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TedMack



Joined: 12 Jun 2020
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Post Posted: Thu Oct 27, 2022 7:04 am      Post subject: Latin Record Translation
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G'day Dave

Thanks for the translations earlier this week. This week's translations are attached. There are 2 translations for Walenty as it was written up twice. Seems to be another case within the same parish where the surnames change - Krawczyk - Belkowski?? Suppose it could be Marianna's maiden name. Will need to search for a marriage record next, hopefully it is in this parish.

As usual as time permits.

Cheers
Ted



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Kurt1322



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Post Posted: Sat Oct 29, 2022 7:32 am      Post subject: Small Details?
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I was hoping that someone may help me with translating the marriage of my Great Uncle. I believe I have a handle on the basic stuff but I am wondering if their is a small detail of interest in the section of the "Legal Formalities" and announcement of the Bans? Particularly if any reference to Florian's occupation or status in Military?

Thank you,

Kurt



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dnowicki
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Post Posted: Tue Nov 01, 2022 10:21 am      Post subject: Re: Latin Record Translation
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TedMack wrote:
G'day Dave

Thanks for the translations earlier this week. This week's translations are attached. There are 2 translations for Walenty as it was written up twice. Seems to be another case within the same parish where the surnames change - Krawczyk - Belkowski?? Suppose it could be Marianna's maiden name. Will need to search for a marriage record next, hopefully it is in this parish.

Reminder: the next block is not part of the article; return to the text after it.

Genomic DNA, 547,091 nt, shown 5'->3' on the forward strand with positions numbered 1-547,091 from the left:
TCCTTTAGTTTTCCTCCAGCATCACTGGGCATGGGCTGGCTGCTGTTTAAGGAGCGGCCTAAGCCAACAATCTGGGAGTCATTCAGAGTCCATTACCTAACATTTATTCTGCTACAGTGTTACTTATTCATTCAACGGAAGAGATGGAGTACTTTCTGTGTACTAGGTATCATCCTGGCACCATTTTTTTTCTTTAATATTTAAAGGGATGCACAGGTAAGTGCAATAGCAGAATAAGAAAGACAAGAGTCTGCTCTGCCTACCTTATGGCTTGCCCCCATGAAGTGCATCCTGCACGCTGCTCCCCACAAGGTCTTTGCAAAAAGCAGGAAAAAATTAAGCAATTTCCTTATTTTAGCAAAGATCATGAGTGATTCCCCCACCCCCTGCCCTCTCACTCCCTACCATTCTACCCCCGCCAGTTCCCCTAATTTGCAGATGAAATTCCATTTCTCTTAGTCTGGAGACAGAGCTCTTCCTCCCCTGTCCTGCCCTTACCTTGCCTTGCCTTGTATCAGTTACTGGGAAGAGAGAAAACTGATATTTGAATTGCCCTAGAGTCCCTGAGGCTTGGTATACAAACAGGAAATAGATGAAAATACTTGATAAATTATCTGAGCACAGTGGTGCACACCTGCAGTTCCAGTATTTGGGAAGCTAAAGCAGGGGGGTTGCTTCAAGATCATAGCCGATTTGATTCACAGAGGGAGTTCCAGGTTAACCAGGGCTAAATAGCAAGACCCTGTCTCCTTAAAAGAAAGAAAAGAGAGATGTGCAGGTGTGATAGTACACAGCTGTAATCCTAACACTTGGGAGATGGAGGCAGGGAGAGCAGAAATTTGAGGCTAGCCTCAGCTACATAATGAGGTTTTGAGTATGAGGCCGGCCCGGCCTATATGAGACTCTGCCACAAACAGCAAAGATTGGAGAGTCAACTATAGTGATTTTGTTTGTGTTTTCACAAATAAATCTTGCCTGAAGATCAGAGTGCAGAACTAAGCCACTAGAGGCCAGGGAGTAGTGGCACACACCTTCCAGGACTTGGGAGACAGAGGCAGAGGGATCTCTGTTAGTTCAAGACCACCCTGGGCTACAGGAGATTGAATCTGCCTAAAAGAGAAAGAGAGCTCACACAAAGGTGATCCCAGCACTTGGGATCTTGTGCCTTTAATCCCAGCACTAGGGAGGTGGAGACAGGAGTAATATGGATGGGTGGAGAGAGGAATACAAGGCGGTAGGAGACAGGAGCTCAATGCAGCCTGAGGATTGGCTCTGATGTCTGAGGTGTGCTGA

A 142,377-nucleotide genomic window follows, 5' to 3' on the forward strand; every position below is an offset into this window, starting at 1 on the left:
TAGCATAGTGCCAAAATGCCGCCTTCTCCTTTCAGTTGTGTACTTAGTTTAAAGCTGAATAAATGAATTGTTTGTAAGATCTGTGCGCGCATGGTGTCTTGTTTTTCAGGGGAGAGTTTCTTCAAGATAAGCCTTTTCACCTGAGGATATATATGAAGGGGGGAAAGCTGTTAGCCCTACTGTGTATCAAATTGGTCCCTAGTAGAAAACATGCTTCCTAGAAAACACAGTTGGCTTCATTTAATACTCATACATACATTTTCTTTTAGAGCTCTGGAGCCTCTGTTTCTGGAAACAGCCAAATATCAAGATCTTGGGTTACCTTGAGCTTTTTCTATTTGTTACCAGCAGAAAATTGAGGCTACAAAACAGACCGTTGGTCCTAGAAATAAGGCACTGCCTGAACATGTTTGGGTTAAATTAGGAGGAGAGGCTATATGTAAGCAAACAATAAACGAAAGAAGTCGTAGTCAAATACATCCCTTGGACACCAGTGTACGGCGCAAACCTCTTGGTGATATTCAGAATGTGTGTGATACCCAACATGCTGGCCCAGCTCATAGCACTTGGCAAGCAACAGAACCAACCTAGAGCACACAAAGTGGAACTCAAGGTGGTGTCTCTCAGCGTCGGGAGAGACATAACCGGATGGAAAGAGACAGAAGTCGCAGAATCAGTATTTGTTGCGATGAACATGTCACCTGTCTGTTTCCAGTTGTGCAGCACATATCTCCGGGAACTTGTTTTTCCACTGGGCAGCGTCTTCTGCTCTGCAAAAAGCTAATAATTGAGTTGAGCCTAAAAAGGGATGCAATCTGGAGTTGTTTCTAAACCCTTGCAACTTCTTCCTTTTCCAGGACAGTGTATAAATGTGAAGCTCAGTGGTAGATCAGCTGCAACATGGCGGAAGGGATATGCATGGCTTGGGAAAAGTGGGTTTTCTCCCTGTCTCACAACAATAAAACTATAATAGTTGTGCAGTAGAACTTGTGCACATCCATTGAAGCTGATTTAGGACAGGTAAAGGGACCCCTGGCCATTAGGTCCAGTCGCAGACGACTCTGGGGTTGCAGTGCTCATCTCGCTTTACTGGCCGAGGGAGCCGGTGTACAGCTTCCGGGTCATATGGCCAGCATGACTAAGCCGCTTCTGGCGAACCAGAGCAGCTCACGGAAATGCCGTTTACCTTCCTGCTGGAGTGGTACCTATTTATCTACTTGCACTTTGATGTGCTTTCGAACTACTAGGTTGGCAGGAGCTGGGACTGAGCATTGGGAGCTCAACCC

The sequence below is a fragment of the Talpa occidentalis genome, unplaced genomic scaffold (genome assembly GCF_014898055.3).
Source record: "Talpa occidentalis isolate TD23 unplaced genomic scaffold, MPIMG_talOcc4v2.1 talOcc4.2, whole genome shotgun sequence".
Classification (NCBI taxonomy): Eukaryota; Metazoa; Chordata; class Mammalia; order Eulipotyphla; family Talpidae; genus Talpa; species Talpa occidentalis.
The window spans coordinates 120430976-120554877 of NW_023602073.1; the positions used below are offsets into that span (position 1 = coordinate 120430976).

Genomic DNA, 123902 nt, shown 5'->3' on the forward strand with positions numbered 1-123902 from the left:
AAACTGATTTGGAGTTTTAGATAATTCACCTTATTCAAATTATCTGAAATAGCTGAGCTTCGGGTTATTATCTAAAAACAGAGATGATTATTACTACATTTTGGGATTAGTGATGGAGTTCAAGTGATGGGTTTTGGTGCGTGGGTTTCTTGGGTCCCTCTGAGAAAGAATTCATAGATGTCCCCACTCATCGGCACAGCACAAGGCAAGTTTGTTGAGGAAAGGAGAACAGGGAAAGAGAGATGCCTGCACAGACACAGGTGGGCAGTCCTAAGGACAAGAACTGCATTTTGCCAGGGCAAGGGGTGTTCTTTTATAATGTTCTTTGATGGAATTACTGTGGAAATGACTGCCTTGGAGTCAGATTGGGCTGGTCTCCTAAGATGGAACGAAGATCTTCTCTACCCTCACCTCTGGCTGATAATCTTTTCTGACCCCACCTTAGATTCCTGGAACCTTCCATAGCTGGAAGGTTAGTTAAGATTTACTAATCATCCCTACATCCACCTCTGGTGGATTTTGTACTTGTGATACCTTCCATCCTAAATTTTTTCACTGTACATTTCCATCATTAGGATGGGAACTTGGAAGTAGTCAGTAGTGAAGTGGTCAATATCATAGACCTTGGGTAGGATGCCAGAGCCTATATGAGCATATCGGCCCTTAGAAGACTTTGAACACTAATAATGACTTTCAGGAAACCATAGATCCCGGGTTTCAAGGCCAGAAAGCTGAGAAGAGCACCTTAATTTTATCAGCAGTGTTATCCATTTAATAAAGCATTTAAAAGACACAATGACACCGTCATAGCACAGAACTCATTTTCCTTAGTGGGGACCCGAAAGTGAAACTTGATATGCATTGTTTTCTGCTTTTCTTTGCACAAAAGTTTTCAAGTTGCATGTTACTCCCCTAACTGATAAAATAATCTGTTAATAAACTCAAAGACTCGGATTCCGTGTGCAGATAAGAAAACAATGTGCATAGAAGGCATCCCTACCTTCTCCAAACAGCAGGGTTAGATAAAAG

As usual as time permits.

Cheers
Ted


Hi Ted,

There is no significant difference between the two baptismal records and nothing that I can see which sheds light on the surname change. Surnames were still quite fluid and mutable during the late18th and early 19th Centuries. Rather than one being the maiden name of Maryanna (which I’ve never seen happen in the thousands of B&B records I’ve read and translated) I would suggest concentrating on the time when the surname Krawczyk first appeared. It is an occupational surname (tailor) and if the occupation of the first individual to appear with that surname was a tailor that may be your answer to the why and wherefore of the change.

Good luck.

Dave

1796 Birth & Baptism:

(Number) Kielczewo Smużne. On the same day I baptized a female infant by the name of Teresa born yesterday at the second hour after noon of the legitimate marital union of the industrious Norbert and Maryanna Bęlkowski, serfs in Kielczewo. The sponsors were the uright Sebastian Popławski (?), residing in Kielczewo Smużne, with the upright Maryanna ??biecka in the pastor’s office of the church.

B & B Walenty, take 1:
Kielczewo Smużne. On the 15th day of February I, who is above baptized an infant by the name of Walenty born on the 11th day of the same month at the 6th hour in the evening of the legitimate marriage of Norbert and Maryanna Bełkowski. The sponsors were the upright Roch Rutkowski and Magdalena Elemberkowa.